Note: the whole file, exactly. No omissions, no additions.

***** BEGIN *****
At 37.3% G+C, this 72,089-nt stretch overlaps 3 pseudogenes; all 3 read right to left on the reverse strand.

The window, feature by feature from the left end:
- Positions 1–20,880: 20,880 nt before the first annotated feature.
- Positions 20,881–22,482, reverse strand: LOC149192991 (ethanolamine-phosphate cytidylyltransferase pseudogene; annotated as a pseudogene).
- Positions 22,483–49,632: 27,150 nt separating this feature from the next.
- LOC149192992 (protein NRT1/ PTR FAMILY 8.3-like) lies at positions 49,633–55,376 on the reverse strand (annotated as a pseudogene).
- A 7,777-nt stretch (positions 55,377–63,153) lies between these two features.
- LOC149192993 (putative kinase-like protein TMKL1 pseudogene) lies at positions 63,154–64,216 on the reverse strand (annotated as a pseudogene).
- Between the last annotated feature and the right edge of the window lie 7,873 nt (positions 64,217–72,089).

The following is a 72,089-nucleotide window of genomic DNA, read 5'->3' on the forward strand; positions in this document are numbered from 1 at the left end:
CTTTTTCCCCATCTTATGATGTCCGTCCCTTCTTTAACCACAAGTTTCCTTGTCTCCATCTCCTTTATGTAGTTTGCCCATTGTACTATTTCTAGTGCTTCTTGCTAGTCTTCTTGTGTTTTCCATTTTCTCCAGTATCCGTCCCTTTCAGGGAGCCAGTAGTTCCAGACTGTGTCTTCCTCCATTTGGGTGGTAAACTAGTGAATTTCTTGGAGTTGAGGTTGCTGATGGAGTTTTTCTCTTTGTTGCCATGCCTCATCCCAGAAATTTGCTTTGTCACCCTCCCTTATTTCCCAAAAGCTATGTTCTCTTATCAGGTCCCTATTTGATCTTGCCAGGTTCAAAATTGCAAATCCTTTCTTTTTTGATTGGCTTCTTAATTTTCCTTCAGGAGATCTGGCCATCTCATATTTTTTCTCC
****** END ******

At 37.3% G+C, this 72,089-nt stretch overlaps 3 pseudogenes; all 3 read right to left on the reverse strand.

The window, feature by feature from the left end:
- Positions 1–20,880: 20,880 nt before the first annotated feature.
- Positions 20,881–22,482, reverse strand: LOC149192991 (ethanolamine-phosphate cytidylyltransferase pseudogene; annotated as a pseudogene).
- Positions 22,483–49,632: 27,150 nt separating this feature from the next.
- LOC149192992 (protein NRT1/ PTR FAMILY 8.3-like) lies at positions 49,633–55,376 on the reverse strand (annotated as a pseudogene).
- A 7,777-nt stretch (positions 55,377–63,153) lies between these two features.
- LOC149192993 (putative kinase-like protein TMKL1 pseudogene) lies at positions 63,154–64,216 on the reverse strand (annotated as a pseudogene).
- Between the last annotated feature and the right edge of the window lie 7,873 nt (positions 64,217–72,089).

The following is a 72,089-nucleotide window of genomic DNA, read 5'->3' on the forward strand; positions in this document are numbered from 1 at the left end:
CTTTTTCCCCATCTTATGATGTCCGTCCCTTCTTTAACCACAAGTTTCCTTGTCTCCATCTCCTTTATGTAGTTTGCCCATTGTACTATTTCTAGTGCTTCTTGCTAGTCTTCTTGTGTTTTCCATTTTCTCCAGTATCCGTCCCTTTCAGGGAGCCAGTAGTTCCAGACTGTGTCTTCCTCCATTTGGGTGGTAAACTAGTGAATTTCTTGGAGTTGAGGTTGCTGATGGAGTTTTTCTCTTTGTTGCCATGCCTCATCCCAGAAATTTGCTTTGTCACCCTCCCTTATTTCCCAAAAGCTATGTTCTCTTATCAGGTCCCTATTTGATCTTGCCAGGTTCAAAATTGCAAATCCTTTCTTTTTTGATTGGCTTCTTAATTTTCCTTCAGGAGATCTGGCCATCTCATATTTTTTCTCC